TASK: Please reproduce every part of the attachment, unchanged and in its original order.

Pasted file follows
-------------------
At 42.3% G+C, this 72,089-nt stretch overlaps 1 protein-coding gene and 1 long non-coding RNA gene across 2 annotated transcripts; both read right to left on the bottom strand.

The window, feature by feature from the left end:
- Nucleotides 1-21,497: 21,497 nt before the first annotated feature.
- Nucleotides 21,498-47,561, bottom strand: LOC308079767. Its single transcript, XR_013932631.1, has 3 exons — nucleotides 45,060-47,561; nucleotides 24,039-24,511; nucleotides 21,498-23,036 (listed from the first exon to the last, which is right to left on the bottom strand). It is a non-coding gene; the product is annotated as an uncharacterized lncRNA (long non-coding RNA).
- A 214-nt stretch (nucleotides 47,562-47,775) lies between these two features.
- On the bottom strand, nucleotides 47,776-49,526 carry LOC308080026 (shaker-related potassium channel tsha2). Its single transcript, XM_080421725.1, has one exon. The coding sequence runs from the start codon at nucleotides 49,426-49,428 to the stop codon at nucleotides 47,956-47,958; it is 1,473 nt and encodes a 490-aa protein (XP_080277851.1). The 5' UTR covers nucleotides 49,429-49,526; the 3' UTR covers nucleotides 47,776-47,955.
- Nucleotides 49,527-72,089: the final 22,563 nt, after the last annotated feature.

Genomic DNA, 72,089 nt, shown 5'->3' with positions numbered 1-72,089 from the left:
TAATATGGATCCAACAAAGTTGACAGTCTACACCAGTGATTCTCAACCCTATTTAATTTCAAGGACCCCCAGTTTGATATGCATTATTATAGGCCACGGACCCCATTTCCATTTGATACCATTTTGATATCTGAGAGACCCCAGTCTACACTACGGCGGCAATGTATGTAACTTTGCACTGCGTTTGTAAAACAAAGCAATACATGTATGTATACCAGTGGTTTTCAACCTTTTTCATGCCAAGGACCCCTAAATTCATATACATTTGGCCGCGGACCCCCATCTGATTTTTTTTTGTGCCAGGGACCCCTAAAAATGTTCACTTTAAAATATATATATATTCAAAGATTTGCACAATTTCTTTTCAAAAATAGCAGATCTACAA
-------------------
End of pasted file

At 42.3% G+C, this 72,089-nt stretch overlaps 1 protein-coding gene and 1 long non-coding RNA gene across 2 annotated transcripts; both read right to left on the bottom strand.

The window, feature by feature from the left end:
- Nucleotides 1-21,497: 21,497 nt before the first annotated feature.
- Nucleotides 21,498-47,561, bottom strand: LOC308079767. Its single transcript, XR_013932631.1, has 3 exons — nucleotides 45,060-47,561; nucleotides 24,039-24,511; nucleotides 21,498-23,036 (listed from the first exon to the last, which is right to left on the bottom strand). It is a non-coding gene; the product is annotated as an uncharacterized lncRNA (long non-coding RNA).
- A 214-nt stretch (nucleotides 47,562-47,775) lies between these two features.
- On the bottom strand, nucleotides 47,776-49,526 carry LOC308080026 (shaker-related potassium channel tsha2). Its single transcript, XM_080421725.1, has one exon. The coding sequence runs from the start codon at nucleotides 49,426-49,428 to the stop codon at nucleotides 47,956-47,958; it is 1,473 nt and encodes a 490-aa protein (XP_080277851.1). The 5' UTR covers nucleotides 49,429-49,526; the 3' UTR covers nucleotides 47,776-47,955.
- Nucleotides 49,527-72,089: the final 22,563 nt, after the last annotated feature.

Genomic DNA, 72,089 nt, shown 5'->3' with positions numbered 1-72,089 from the left:
TAATATGGATCCAACAAAGTTGACAGTCTACACCAGTGATTCTCAACCCTATTTAATTTCAAGGACCCCCAGTTTGATATGCATTATTATAGGCCACGGACCCCATTTCCATTTGATACCATTTTGATATCTGAGAGACCCCAGTCTACACTACGGCGGCAATGTATGTAACTTTGCACTGCGTTTGTAAAACAAAGCAATACATGTATGTATACCAGTGGTTTTCAACCTTTTTCATGCCAAGGACCCCTAAATTCATATACATTTGGCCGCGGACCCCCATCTGATTTTTTTTTGTGCCAGGGACCCCTAAAAATGTTCACTTTAAAATATATATATATTCAAAGATTTGCACAATTTCTTTTCAAAAATAGCAGATCTACAA